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Front Page » Communities » ChamberSOUTH adds virtual programming to aid members

ChamberSOUTH adds virtual programming to aid members

Written by on April 14, 2020
ChamberSOUTH adds virtual programming to aid members


During a time of uncertainty and confusion among small business owners, ChamberSOUTH wants the community to know that it’s still open for business. 

To better serve its members and neighbors, the chamber has added more virtual programming like chamber chats with members, virtual town hall meetings and simply providing accurate information and resources.

“There are a lot of challenges and uncertainty, feeling alone or not knowing what to do. We are available to answer any questions and step up our commitment not only to our members, but also the local community,” said Brittnie Bassant, ChamberSOUTH president and executive director. “It’s very important we keep listening to our members and catering to their needs because this economic impact is going to linger for a long time. We are going to adapt and stay relevant.” 

Increasingly, small businesses are asking for information and assistance on the Economic Injury Disaster Loans (EIDLs) and Paycheck Protection Program (PPP) through the CARES Act, Ms. Bassant said.

The Economic Injury Disaster Loans, with $10 billion available loan funds, are administered and approved by the US Small Business Administration. The Paycheck Protection Program has $349 billion available backed by the Small Business Administration through local lenders. Small businesses and non-profit organizations, sole proprietors, independent contractors and even freelance or self-employed workers are eligible for these funds.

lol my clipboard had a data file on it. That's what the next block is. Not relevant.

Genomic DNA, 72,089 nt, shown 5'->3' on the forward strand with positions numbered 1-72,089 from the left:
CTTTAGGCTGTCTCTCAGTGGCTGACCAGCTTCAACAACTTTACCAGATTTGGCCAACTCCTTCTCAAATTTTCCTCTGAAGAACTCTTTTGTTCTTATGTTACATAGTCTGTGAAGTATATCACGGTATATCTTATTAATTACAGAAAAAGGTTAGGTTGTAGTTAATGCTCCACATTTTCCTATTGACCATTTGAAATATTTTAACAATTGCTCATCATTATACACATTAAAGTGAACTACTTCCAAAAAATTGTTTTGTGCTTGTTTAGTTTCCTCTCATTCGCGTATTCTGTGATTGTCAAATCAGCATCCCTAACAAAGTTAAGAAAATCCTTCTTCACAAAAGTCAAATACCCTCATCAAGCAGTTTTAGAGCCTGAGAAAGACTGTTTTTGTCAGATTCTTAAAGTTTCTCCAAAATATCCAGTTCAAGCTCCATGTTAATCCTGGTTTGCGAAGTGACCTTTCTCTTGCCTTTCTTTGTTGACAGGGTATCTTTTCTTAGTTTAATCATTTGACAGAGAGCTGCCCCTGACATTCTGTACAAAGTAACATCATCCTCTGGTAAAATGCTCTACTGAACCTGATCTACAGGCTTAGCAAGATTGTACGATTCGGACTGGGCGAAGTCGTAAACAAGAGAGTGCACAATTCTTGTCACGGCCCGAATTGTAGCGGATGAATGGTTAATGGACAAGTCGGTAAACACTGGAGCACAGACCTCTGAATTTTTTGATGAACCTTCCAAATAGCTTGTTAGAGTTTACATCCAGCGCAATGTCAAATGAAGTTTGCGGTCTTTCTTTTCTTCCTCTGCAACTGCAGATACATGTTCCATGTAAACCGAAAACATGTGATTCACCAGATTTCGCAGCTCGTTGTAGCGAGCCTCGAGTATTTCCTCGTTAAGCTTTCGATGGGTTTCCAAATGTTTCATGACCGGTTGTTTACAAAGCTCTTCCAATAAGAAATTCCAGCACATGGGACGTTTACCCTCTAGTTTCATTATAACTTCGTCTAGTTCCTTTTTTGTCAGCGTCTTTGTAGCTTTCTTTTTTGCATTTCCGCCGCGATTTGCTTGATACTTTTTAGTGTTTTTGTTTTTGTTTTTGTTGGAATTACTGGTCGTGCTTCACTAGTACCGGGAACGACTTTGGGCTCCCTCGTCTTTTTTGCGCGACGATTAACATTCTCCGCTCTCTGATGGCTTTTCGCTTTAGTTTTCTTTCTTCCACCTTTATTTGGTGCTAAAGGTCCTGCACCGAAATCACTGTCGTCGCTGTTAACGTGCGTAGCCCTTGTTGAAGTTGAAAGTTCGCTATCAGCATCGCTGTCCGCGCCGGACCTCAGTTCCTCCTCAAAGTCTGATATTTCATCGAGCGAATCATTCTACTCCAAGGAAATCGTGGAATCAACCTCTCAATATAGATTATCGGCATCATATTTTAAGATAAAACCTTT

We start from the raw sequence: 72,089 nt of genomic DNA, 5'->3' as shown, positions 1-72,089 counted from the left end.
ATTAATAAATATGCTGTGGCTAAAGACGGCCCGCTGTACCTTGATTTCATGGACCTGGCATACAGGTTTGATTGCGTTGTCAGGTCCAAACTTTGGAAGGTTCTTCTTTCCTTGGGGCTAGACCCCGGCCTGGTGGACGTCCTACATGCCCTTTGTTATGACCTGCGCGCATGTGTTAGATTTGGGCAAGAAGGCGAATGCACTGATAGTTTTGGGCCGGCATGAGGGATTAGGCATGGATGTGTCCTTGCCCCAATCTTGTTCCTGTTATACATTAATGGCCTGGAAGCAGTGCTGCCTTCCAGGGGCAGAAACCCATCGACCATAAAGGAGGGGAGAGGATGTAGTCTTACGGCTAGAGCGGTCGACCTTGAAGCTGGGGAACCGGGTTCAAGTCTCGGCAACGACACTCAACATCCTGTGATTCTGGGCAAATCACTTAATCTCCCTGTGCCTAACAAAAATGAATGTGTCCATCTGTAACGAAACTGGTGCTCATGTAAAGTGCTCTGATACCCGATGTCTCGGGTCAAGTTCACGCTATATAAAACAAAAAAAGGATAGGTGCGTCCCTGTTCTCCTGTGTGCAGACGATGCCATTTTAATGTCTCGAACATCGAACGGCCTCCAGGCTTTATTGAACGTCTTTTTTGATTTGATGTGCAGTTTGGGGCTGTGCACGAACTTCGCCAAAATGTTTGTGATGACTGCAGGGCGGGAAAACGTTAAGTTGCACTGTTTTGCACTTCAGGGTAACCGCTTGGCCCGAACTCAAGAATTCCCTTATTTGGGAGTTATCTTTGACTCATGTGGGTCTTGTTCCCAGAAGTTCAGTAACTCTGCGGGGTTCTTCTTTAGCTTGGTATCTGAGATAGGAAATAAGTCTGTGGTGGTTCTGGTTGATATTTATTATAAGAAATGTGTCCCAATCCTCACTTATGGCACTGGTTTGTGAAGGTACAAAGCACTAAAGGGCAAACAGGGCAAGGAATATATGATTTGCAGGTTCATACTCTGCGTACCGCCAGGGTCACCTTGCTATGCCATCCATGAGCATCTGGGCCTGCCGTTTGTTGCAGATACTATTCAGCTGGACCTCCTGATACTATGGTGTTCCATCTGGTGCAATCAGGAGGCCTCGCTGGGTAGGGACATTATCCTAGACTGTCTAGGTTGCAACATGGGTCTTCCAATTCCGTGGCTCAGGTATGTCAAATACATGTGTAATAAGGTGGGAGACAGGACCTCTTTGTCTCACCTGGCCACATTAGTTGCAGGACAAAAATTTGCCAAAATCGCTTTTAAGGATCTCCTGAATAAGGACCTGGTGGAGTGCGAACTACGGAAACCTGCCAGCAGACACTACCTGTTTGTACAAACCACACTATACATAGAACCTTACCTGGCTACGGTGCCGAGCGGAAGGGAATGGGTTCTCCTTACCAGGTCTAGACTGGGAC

“We are breaking down all the options available from these loans and encouraging all of our small businesses to apply for all of the economical relief applications that are available for them, which take less than an hour.” Ms. Bassant said. “The worst that can happen is getting a ‘no’ response.” 

At this time, ChamberSOUTH won’t be sending annual renewal notices and charges. “Our big community partners are the ones that are helping us financially during these challenging times and enabling us to keep helping our more vulnerable businesses,” she said. “Some people are desperate for guidance, resources and sense of community … someone who has their backs. We are going to be there for them.”

Dailen Rodriguez, the chamber’s chair-elect, said every business has been affected tremendously, but some are continuing to operate by pushing shopping online. “This is where it’s critical for the chamber to step in and collect the resources and information from businesses and provide it back to people who seek it,” she said.

Ms. Rodriguez said there several special ways to support small businesses during the coronavirus pandemic, like buying gift cards and giving them as gifts to people who might not normally go there; keeping membership subscriptions going for gyms, dance, paint or music lessons; and buying manufacturing products and setting them aside to pick up in the future.

“Just by doing these small simple things will help support small businesses to keep its doors open and help pay its bills,” she said. “This is the time we need to stick together and be the engine of our community … making sure that we are going to come out of this.”